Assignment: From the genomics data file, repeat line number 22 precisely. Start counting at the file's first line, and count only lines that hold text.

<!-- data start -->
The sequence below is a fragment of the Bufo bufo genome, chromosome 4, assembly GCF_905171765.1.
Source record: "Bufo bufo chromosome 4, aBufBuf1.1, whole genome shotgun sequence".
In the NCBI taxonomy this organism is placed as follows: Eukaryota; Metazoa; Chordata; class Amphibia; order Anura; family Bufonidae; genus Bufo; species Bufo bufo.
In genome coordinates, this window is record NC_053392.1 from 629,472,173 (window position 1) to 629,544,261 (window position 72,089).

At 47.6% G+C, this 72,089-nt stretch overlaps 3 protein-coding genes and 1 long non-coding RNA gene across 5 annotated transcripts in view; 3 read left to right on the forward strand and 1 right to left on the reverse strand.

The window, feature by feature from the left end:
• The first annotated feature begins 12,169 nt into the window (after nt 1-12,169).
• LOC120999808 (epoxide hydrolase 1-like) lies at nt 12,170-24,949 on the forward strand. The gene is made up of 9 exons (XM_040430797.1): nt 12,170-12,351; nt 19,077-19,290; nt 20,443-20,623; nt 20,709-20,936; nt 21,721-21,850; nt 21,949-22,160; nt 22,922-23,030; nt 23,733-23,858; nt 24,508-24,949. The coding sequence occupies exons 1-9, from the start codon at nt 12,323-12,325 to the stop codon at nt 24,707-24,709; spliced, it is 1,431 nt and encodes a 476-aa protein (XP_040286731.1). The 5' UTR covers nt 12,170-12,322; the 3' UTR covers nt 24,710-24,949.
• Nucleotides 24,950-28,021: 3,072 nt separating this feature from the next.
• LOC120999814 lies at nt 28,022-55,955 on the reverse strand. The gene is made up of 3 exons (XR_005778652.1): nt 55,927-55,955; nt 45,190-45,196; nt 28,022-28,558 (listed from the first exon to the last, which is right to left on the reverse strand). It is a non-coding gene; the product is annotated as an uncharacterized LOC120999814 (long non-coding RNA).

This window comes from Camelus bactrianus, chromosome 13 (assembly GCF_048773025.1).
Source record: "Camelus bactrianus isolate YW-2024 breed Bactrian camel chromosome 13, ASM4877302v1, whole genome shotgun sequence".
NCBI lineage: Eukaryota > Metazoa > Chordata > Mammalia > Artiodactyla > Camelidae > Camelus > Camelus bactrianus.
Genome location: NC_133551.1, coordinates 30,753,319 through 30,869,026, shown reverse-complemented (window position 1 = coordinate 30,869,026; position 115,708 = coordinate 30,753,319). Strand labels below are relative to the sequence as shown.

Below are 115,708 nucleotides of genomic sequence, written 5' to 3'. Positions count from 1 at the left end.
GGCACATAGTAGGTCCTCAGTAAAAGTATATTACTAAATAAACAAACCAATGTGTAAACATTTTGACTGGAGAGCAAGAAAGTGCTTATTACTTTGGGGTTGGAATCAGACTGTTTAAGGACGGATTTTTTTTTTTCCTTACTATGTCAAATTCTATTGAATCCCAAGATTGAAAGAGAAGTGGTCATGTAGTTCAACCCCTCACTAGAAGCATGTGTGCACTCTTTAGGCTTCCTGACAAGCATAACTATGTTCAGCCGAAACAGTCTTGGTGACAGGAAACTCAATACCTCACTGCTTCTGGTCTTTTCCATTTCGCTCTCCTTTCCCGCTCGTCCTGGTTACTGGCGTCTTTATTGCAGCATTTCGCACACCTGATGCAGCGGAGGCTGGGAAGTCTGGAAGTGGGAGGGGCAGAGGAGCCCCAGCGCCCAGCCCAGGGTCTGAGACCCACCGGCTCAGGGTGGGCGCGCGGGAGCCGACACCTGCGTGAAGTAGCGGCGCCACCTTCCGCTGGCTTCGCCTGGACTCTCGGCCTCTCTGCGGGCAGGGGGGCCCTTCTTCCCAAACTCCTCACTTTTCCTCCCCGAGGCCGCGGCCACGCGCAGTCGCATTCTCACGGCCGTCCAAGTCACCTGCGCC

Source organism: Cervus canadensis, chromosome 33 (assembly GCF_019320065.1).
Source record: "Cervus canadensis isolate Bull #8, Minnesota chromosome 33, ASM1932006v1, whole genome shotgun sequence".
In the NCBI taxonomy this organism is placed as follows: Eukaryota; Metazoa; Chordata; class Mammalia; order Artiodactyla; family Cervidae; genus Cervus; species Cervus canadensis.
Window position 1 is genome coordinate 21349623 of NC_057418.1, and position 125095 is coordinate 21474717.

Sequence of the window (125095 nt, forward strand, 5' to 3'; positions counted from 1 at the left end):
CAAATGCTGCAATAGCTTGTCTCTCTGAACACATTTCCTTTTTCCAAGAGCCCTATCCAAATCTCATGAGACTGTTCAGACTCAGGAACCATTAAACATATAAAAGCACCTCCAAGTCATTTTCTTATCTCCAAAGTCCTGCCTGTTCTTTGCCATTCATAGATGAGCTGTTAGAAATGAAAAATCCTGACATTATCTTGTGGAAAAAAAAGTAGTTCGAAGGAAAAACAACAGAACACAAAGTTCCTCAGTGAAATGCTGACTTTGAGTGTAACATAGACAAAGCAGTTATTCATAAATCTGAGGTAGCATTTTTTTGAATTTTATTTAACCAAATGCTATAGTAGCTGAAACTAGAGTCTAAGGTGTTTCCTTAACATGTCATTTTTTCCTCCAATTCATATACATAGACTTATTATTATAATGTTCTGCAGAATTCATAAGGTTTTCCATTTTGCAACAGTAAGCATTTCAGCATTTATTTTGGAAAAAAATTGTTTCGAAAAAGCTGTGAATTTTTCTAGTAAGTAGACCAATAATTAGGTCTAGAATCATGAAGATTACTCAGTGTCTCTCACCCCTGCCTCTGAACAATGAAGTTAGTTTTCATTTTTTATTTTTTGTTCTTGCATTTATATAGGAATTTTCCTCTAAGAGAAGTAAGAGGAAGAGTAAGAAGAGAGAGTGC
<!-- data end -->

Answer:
CAAATGCTGCAATAGCTTGTCTCTCTGAACACATTTCCTTTTTCCAAGAGCCCTATCCAAATCTCATGAGACTGTTCAGACTCAGGAACCATTAAACATATAAAAGCACCTCCAAGTCATTTTCTTATCTCCAAAGTCCTGCCTGTTCTTTGCCATTCATAGATGAGCTGTTAGAAATGAAAAATCCTGACATTATCTTGTGGAAAAAAAAGTAGTTCGAAGGAAAAACAACAGAACACAAAGTTCCTCAGTGAAATGCTGACTTTGAGTGTAACATAGACAAAGCAGTTATTCATAAATCTGAGGTAGCATTTTTTTGAATTTTATTTAACCAAATGCTATAGTAGCTGAAACTAGAGTCTAAGGTGTTTCCTTAACATGTCATTTTTTCCTCCAATTCATATACATAGACTTATTATTATAATGTTCTGCAGAATTCATAAGGTTTTCCATTTTGCAACAGTAAGCATTTCAGCATTTATTTTGGAAAAAAATTGTTTCGAAAAAGCTGTGAATTTTTCTAGTAAGTAGACCAATAATTAGGTCTAGAATCATGAAGATTACTCAGTGTCTCTCACCCCTGCCTCTGAACAATGAAGTTAGTTTTCATTTTTTATTTTTTGTTCTTGCATTTATATAGGAATTTTCCTCTAAGAGAAGTAAGAGGAAGAGTAAGAAGAGAGAGTGC